October 2018 Wallace’s Farmer “MarketPlace Extra”
The 2018 version of the fall harvest season is continuing across the State of Iowa. A more complete accounting of yield results will soon be reported. Despite widespread early season struggles, as we approached fall harvest, expectations were high for prospective yields totals. Time will tell if pre-harvest expectations were met, or not, and the answer to that question will likely to show up to impact the land market this season.
Because of localized differences in growing season success, don’t be surprised if local influences play a slightly larger role in sale results this fall. Early season sales are already reflecting this trend. In areas where another big crop is produced, we expect to see continued market stability, even in the face of lower grain prices. In other areas where crop yields are disappointing, however, there is the real potential for localized softness. High quality farms with the most productive soils, solid drainage, easy farm-ability and strong fertility will continue to sell best. Farmers continue to be the most prevalent group of buyers, even though non-farming investors are active across Iowa. Again, it should not surprise anyone if there is an increase in uneven sale results – for similar quality farms – that are in different areas, as we expect local factors to potentially play an increasing role in our market in the coming months.
To better understand the land market, maintain a focus on a handful of key issues: First, as was described above, production success/disappointment from area to area sets the mood in the countryside every year. Second, increasing interest rates will continue to pressure farmland values. The Federal Reserve has made it clear that they intend to continue raising short term rates in the next 6-12 months. And while short-term rates don’t directly impact long-term borrowing costs, short-term rates directly impact farm operating notes, which will definitely be in focus as we approach loan renewal season near year-end. And, beyond operating rates creeping up, we anticipate that long-term rates will continue creeping upward in the coming months, as well. Third, the disruption created in the commodity markets by the enactment of global trade tariffs is real, and has softened markets, particularly for soybeans. The emergency aid package offered through USDA is likely to blunt the cash-on-cash impact of the disruption for 2018. However, land assets are long-term assets and few buyers enter the market with a short-term perspective. So, how global trade negotiations play out in the months ahead will continue to impact commodity prices, market confidence and, ultimately, underlying asset values, including farmland. Finally, don’t forget about negotiations currently occurring on the new Farm Bill – this policy is likely to impact the countryside for the next several years. Stay tuned for further analysis as new information surfaces on all these topics.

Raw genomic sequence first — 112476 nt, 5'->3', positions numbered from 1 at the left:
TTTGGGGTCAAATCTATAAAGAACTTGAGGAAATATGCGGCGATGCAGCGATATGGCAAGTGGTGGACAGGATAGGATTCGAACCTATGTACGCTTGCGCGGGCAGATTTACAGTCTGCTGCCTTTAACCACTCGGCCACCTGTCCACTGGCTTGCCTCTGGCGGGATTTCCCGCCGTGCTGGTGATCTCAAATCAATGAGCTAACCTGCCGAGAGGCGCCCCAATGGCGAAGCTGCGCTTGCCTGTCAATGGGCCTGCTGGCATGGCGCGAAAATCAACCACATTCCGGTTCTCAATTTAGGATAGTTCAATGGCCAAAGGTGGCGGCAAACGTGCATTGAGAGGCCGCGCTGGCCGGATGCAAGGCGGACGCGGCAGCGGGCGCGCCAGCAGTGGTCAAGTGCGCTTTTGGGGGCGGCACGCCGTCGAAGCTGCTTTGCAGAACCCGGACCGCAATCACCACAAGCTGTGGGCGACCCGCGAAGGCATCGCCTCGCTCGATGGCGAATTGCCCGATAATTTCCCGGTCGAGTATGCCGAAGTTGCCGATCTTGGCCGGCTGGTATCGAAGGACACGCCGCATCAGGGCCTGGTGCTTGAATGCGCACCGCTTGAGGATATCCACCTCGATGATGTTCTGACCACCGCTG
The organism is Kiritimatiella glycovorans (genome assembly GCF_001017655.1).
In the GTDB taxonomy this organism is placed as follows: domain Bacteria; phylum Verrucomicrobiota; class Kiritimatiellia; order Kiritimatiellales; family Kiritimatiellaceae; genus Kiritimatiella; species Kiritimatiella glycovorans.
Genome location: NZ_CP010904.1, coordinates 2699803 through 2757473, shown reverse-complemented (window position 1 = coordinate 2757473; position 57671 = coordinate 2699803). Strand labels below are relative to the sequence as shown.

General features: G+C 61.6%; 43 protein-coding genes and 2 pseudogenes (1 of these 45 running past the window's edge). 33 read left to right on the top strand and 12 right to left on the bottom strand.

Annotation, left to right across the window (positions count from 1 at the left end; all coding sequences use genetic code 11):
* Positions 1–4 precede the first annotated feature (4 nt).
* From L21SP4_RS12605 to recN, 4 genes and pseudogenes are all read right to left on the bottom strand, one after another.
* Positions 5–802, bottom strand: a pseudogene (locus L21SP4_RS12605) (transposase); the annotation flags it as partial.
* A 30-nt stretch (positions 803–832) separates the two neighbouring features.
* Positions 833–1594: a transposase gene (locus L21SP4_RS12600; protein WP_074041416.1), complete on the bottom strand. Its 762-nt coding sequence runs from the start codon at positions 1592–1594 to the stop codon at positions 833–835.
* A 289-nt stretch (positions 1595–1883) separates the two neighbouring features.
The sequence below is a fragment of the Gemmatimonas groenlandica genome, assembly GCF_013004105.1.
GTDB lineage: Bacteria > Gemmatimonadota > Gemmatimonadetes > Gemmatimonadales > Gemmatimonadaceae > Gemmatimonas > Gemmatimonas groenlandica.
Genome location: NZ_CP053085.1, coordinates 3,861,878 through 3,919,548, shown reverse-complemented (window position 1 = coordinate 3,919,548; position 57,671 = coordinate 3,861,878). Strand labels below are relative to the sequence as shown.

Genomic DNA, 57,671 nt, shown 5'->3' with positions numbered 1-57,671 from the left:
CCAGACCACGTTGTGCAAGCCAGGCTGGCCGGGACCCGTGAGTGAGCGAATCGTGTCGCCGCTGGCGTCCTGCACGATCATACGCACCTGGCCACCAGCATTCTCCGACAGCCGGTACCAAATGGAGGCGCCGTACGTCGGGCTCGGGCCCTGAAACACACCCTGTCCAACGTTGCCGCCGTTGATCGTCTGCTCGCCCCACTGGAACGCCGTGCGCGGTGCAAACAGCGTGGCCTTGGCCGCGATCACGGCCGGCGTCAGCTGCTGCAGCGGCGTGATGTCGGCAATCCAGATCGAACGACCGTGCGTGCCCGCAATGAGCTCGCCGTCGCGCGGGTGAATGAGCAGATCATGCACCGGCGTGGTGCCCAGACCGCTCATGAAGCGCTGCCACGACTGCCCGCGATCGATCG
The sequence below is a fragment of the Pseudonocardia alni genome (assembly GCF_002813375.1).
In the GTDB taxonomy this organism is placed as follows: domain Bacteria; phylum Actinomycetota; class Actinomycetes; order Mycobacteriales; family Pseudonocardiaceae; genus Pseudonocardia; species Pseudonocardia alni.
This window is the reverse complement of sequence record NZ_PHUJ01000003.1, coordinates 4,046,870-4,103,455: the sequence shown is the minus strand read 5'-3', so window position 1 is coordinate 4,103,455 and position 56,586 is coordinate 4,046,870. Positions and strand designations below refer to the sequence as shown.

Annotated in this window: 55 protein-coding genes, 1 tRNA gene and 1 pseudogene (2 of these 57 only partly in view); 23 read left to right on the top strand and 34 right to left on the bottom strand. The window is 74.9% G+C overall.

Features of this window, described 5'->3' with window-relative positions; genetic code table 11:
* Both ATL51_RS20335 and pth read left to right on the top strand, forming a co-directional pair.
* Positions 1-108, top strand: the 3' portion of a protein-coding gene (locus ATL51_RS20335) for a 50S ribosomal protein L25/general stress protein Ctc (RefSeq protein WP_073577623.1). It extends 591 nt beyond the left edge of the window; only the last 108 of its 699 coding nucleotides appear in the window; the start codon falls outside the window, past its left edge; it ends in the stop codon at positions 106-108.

Palo Alto County:
80 +/- acres, located south of Mallard, recently sold at a sealed bid attorney auction for $8,525 per acre. The farm consisted of 78 +/- tillable acres with a CSR2 of 87.8, and equaled $99/CSR2 point on the tillable acres.
338 +/- acres recently sold at public auction. The land consisted of four adjacent bare-land parcels of 77, 155, 37 and 69 total acres, with +/- tillable acres of each being 76, 139, 37 and 68. The average CSR2 indexes were 69.9, 67.4, 64.1, and 66.2, respectively. The sale prices per gross acre were $6,000 for the 77 acres, $4,645 for the 155 acres, $6,450 for the 37 acres and $6,250 for the 69 acres. The overall sale averaged $85/CSR2 point on the tillable acres.
39 +/- acres, located northwest of Lincoln, recently sold for $10,513 per acre. The farm consisted of 32 +/- tillable acres with a CSR2 of 92.5 on the cropland, and equaled $138/CSR2 point on the tillable acres. The buyer was an investor.
156 +/- acres, located northeast of Menlo, recently sold for $6,940 per acre. The farm consisted of 136 +/- tillable acres with a CSR2 of 64.9. The sale equaled $123/CSR2 point on the tillable acres.
40.63 +/- acres, located southwest of Eldora, recently sold at public auction for $6,500 per acre. The farm consisted of 38 +/- tillable acres with a CSR2 of 84. The farm had no road frontage and was accessed by a ¼ mile long grass driveway easement across a neighbor. The sale equaled $82/CSR2 point on the tillable acres.
38.5 +/- acres, located east of Hills, recently sold at public auction for $8,950 per acre. The farm consisted of 38 +/- tillable acres with a CSR2 of 84. The sale equaled $107/CSR2 point on the tillable acres.
80 +/- acres, located south of Stuart, recently sold for $7,368 per acre. The farm consisted of 77 +/- tillable acres with a CSR2 of 74.9. The sale equaled $102/CSR2 point on the tillable acres.
314 +/- acres, located southeast of Arispe, recently sold for $3,850 per acre. This gently rolling farm with terraces had a CSR2 of 61.5, and 275 +/- acres enrolled in 3 separate CRP contracts with a combined annual payment of $49,412.
155 +/- acres, located west of Keswick, recently sold at public auction for $8,000 per acre. The farm consisted of 147 +/- tillable acres with a CSR2 of 70 and included 2 machine sheds and a 28’ grain bin. The sale equaled $120/CSR2 point on the tillable acres.
Hertz Real Estate Services compiled this list, but not all sales were handled by Hertz. Call Hertz at 515-382-1500/800-593-5263 or visit www.Hertz.ag.